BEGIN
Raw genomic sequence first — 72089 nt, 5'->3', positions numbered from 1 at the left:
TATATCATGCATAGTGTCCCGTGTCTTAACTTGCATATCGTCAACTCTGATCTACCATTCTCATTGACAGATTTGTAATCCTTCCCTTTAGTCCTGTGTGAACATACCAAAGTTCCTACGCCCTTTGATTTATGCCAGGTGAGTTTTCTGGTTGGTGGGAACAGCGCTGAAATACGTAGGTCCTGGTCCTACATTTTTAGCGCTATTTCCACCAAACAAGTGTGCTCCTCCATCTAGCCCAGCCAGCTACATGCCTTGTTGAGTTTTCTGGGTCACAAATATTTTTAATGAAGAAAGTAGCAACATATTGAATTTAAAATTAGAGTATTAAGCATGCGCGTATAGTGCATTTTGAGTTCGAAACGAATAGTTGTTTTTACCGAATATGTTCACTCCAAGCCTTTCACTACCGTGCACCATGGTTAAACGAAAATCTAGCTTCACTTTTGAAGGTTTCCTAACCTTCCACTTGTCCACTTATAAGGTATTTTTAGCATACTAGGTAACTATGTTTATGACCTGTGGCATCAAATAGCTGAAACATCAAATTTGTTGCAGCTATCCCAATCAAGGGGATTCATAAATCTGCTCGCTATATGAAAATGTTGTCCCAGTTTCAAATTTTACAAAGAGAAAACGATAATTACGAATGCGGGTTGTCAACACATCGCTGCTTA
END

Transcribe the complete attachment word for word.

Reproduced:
Raw genomic sequence first — 72089 nt, 5'->3', positions numbered from 1 at the left:
TATATCATGCATAGTGTCCCGTGTCTTAACTTGCATATCGTCAACTCTGATCTACCATTCTCATTGACAGATTTGTAATCCTTCCCTTTAGTCCTGTGTGAACATACCAAAGTTCCTACGCCCTTTGATTTATGCCAGGTGAGTTTTCTGGTTGGTGGGAACAGCGCTGAAATACGTAGGTCCTGGTCCTACATTTTTAGCGCTATTTCCACCAAACAAGTGTGCTCCTCCATCTAGCCCAGCCAGCTACATGCCTTGTTGAGTTTTCTGGGTCACAAATATTTTTAATGAAGAAAGTAGCAACATATTGAATTTAAAATTAGAGTATTAAGCATGCGCGTATAGTGCATTTTGAGTTCGAAACGAATAGTTGTTTTTACCGAATATGTTCACTCCAAGCCTTTCACTACCGTGCACCATGGTTAAACGAAAATCTAGCTTCACTTTTGAAGGTTTCCTAACCTTCCACTTGTCCACTTATAAGGTATTTTTAGCATACTAGGTAACTATGTTTATGACCTGTGGCATCAAATAGCTGAAACATCAAATTTGTTGCAGCTATCCCAATCAAGGGGATTCATAAATCTGCTCGCTATATGAAAATGTTGTCCCAGTTTCAAATTTTACAAAGAGAAAACGATAATTACGAATGCGGGTTGTCAACACATCGCTGCTTA